|Physics 416||Spring, 2010|
Physics 416, Advanced Topics in Physics
Introduction to Nuclear Physics
Welcome to Physics 416, Advanced Topics in Physics! This course is an introduction to nuclear physics. We will begin with a brief overview of nuclear properties and some historical perspective, then review (or introduce) the quantum mechanics needed to understand nuclear physics at the level of this course. We can then describe nuclear structure models, radioactive decay, and nuclear reactions. The prerequisites for this course are PHYS 222 and 272, and MATH 107 or 132.
GradesGrades will be based on four aspects of the course, with approximately equal weight:
The midterm exam will cover material in about the first 5 weeks of the course, which should include (at minimum) chapters 1 - 3 and 5 in Krane. The final exam will focus primarily on the later parts of the course. The mid-term exam will be a take-home exam, while the final will be held in-class, with an open book and any notes. The exams will include homework-style problems (not from the homework, but requiring similar types of analysis).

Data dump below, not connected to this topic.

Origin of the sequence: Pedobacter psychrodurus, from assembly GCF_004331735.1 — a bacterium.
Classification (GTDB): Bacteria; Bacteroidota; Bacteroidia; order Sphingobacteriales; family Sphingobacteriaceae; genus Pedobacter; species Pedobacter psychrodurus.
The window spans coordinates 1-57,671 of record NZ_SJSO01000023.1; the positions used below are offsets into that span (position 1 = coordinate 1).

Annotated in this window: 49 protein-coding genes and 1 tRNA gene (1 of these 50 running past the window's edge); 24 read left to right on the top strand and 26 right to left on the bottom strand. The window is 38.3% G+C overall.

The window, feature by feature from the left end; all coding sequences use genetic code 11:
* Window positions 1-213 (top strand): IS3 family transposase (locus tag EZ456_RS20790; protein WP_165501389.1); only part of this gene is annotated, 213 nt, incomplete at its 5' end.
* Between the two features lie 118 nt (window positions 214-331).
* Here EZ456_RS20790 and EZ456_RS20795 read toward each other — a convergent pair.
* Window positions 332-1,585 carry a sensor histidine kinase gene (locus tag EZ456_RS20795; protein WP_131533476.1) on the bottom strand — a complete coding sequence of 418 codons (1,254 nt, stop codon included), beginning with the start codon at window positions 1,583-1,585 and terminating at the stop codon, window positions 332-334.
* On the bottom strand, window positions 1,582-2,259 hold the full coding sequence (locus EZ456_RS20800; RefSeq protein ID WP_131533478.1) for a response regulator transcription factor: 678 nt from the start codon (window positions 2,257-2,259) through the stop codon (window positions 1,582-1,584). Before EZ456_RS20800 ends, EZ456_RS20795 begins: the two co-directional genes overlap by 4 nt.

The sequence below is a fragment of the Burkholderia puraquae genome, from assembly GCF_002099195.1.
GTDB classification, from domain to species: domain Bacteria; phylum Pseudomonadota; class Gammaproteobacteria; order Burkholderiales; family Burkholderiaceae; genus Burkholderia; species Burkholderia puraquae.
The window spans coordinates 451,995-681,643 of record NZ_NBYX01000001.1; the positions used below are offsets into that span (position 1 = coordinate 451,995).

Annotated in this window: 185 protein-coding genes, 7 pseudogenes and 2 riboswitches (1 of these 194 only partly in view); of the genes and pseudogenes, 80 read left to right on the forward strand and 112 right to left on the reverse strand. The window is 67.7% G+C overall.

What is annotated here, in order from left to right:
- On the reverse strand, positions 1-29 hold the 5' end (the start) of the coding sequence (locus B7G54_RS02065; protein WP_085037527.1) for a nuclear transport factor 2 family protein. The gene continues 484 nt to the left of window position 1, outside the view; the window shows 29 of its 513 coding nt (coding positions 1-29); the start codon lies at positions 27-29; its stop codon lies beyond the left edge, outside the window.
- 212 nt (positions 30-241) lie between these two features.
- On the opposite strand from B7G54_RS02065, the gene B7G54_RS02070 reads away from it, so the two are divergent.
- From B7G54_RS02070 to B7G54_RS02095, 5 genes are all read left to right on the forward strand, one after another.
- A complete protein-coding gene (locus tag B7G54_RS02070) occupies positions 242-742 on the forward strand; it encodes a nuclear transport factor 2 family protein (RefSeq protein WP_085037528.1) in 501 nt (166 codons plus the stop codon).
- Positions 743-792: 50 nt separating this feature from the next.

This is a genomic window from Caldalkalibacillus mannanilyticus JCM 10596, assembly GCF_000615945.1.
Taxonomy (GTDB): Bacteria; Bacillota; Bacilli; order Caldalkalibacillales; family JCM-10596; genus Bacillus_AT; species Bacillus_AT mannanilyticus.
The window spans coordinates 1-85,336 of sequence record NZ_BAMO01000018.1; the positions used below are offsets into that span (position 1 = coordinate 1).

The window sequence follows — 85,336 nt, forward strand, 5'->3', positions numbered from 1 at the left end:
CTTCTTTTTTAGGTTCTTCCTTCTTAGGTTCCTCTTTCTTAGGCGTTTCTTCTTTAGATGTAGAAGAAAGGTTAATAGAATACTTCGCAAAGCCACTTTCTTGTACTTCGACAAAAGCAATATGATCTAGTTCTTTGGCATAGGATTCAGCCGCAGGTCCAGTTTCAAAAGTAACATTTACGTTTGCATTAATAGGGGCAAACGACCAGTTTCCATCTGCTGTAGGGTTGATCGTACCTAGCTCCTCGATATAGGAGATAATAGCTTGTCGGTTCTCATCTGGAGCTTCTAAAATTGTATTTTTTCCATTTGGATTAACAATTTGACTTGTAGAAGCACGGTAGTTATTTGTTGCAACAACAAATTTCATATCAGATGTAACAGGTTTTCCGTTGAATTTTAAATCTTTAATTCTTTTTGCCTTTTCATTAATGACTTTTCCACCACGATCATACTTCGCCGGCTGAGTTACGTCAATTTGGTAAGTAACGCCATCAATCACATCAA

Each student will select a topic in nuclear physics, in consultation with me, and present it in a written paper as well as in an oral presentation to the class near the end of the semester. The paper should be approximately 10 pages in length, and will be presented in a 20 minute talk before the class, to be followed by a question period. I will schedule meetings with each student before mid-terms to discuss your choice of topic. The topics should be at an appropriate level for this course, and the subject should be some technological or astrophysical application of nuclear physics.
Homework and Participation
A limited amount of homework will be assigned weekly to clarify the reading. It will be due one week after it is assigned. The purpose of the homework, in most cases, is to clarify the reading, and to be sure you have understood it. You should also find it useful to work through derivations in the text, and fill in any gaps, so you are certain of your understanding. This is true in any advanced physics course. You should come to class prepared to discuss the assigned readings, and to ask questions about any parts that require further clarification.
|Dr. S.A. Yost||Dept. of Physics||The Citadel|